2008 was not a good year for the market. Typically it is colder during the winter than in the summer. Ok - now that I'm done stating the obvious, what can we do about it? (Buy a coat?...No, not about that; about the market!)
2009 was a year of rebounding that saw the Dow Jones Industrial average climb back over 10,000 after dipping below 6,500 in early March. However, many people are still looking at a statement that is considerably lower than where it was two years ago today.
Converting your IRA to a ROTH could be a way to make the best of these trying times. Converting to a ROTH IRA means you will be able to take tax-free withdrawals during retirement. The catch is that the amount in your traditional IRA at the time of conversion must be added to your taxable income for that year. Now may be a good time to consider this. We would all rather have $30,000 in our IRA than $20,000, but at the same time we would rather be taxed on $20,000 than on $30,000. That's the idea here. Another reason to consider this is the probability of taxes going up. The government has been spending money like it's not theirs (because it's not). Unfortunately this means tax rates are likely to go up in the future. Getting done with the 'paying of them' now might not be such a bad idea.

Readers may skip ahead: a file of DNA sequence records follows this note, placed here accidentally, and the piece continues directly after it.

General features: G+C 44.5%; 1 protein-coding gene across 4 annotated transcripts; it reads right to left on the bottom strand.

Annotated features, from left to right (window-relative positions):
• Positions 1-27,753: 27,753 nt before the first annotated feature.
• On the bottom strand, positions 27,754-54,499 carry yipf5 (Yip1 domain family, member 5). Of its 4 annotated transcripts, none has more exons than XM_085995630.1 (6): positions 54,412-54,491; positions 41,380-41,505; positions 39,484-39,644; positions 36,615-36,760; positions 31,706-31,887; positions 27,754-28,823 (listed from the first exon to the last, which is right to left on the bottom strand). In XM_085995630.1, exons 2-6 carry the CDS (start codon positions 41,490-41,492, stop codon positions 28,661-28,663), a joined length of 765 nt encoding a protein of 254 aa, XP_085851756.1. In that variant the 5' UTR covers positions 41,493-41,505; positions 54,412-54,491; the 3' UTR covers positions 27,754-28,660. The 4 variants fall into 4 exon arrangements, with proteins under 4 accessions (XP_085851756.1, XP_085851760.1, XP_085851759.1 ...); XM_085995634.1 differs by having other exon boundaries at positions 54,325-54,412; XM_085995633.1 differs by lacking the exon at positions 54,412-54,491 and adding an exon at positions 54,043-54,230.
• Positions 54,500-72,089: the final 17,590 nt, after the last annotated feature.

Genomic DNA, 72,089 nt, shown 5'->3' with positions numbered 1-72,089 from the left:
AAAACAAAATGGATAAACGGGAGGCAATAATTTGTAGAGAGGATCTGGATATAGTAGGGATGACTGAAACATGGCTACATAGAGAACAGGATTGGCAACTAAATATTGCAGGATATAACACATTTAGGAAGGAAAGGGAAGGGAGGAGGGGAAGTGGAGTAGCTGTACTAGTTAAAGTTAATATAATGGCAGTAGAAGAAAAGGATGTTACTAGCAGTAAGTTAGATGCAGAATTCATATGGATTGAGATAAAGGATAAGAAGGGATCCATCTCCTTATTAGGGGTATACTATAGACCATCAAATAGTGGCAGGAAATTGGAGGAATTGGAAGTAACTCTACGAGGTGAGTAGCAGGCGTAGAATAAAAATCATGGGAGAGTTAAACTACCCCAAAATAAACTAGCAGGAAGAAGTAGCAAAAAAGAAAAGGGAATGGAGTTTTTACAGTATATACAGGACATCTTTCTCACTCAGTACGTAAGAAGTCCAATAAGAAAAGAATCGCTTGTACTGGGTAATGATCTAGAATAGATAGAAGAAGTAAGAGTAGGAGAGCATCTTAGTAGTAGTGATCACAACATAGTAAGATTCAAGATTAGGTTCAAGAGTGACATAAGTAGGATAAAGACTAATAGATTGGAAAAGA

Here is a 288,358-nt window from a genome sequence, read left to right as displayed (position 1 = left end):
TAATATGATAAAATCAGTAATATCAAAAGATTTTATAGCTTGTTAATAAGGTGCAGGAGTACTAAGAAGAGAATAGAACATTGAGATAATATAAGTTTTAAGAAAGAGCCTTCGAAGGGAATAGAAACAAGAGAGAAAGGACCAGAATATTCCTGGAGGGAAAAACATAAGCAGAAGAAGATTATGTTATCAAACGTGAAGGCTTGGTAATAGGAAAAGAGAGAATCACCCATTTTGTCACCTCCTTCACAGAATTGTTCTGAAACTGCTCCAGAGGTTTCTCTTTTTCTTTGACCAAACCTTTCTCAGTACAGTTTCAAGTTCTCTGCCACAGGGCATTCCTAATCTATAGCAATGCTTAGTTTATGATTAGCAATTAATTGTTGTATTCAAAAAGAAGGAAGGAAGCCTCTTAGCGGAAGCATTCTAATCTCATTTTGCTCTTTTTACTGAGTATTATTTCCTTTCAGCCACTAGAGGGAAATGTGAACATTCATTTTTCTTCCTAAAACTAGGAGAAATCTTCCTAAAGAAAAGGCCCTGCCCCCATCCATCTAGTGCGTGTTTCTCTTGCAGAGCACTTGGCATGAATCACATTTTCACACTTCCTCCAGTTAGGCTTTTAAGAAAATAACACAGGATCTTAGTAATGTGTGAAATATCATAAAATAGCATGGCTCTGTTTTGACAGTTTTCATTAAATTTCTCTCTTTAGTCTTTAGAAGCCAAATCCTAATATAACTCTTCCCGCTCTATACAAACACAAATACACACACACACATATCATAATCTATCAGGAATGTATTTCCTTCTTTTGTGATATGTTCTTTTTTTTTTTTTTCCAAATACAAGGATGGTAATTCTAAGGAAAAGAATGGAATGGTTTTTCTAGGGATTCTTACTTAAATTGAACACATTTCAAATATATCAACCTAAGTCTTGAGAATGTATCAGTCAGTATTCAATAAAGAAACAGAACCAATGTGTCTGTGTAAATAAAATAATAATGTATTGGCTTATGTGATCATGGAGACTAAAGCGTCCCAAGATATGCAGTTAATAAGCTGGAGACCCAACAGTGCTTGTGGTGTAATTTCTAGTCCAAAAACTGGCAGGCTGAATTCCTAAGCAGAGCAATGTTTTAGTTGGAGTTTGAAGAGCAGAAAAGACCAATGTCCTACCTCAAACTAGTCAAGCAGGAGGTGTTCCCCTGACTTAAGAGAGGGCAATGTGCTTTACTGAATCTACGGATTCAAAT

Converting may not be right for everyone, but your financial advisor can help you make that assessment. Considering the losses in retirement portfolios and the likelihood of higher taxes, converting to a ROTH IRA now may save you some money in the long run.
(This article contains the current opinions of the author but not necessarily those of Brighton Securities Corp. The author's opinions are subject to change without notice. This blog post is for informational purposes only. Forecasts, estimates, and certain information contained herein should not be considered as investment advice or a recommendation of any particular security, strategy or investment product. References to specific securities and their issuers are for illustrative purposes only and are not intended and should not be interpreted as recommendations to purchase or sell such securities).